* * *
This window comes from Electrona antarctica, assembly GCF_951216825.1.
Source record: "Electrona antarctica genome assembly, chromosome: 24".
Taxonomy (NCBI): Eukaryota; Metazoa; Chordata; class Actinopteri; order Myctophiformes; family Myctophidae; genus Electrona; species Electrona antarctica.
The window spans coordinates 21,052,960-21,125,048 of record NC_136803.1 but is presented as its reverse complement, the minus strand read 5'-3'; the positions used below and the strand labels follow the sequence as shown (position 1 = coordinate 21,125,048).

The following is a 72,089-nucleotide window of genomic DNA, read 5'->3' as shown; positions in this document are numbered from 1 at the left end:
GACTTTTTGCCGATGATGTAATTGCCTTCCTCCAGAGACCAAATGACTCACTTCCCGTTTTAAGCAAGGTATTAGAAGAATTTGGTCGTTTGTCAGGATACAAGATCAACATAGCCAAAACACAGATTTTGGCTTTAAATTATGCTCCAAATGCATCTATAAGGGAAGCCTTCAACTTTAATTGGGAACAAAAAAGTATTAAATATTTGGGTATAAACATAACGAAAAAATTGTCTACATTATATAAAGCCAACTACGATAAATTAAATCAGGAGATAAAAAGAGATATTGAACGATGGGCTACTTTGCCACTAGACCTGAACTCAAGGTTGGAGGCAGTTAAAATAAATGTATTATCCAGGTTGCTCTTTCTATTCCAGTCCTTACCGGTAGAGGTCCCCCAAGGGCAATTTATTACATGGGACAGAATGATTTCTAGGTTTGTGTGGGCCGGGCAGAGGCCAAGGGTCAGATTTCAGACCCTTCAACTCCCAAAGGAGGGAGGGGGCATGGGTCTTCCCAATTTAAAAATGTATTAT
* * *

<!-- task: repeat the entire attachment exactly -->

This window comes from Electrona antarctica, assembly GCF_951216825.1.
Source record: "Electrona antarctica genome assembly, chromosome: 24".
Taxonomy (NCBI): Eukaryota; Metazoa; Chordata; class Actinopteri; order Myctophiformes; family Myctophidae; genus Electrona; species Electrona antarctica.
The window spans coordinates 21,052,960-21,125,048 of record NC_136803.1 but is presented as its reverse complement, the minus strand read 5'-3'; the positions used below and the strand labels follow the sequence as shown (position 1 = coordinate 21,125,048).

The following is a 72,089-nucleotide window of genomic DNA, read 5'->3' as shown; positions in this document are numbered from 1 at the left end:
GACTTTTTGCCGATGATGTAATTGCCTTCCTCCAGAGACCAAATGACTCACTTCCCGTTTTAAGCAAGGTATTAGAAGAATTTGGTCGTTTGTCAGGATACAAGATCAACATAGCCAAAACACAGATTTTGGCTTTAAATTATGCTCCAAATGCATCTATAAGGGAAGCCTTCAACTTTAATTGGGAACAAAAAAGTATTAAATATTTGGGTATAAACATAACGAAAAAATTGTCTACATTATATAAAGCCAACTACGATAAATTAAATCAGGAGATAAAAAGAGATATTGAACGATGGGCTACTTTGCCACTAGACCTGAACTCAAGGTTGGAGGCAGTTAAAATAAATGTATTATCCAGGTTGCTCTTTCTATTCCAGTCCTTACCGGTAGAGGTCCCCCAAGGGCAATTTATTACATGGGACAGAATGATTTCTAGGTTTGTGTGGGCCGGGCAGAGGCCAAGGGTCAGATTTCAGACCCTTCAACTCCCAAAGGAGGGAGGGGGCATGGGTCTTCCCAATTTAAAAATGTATTAT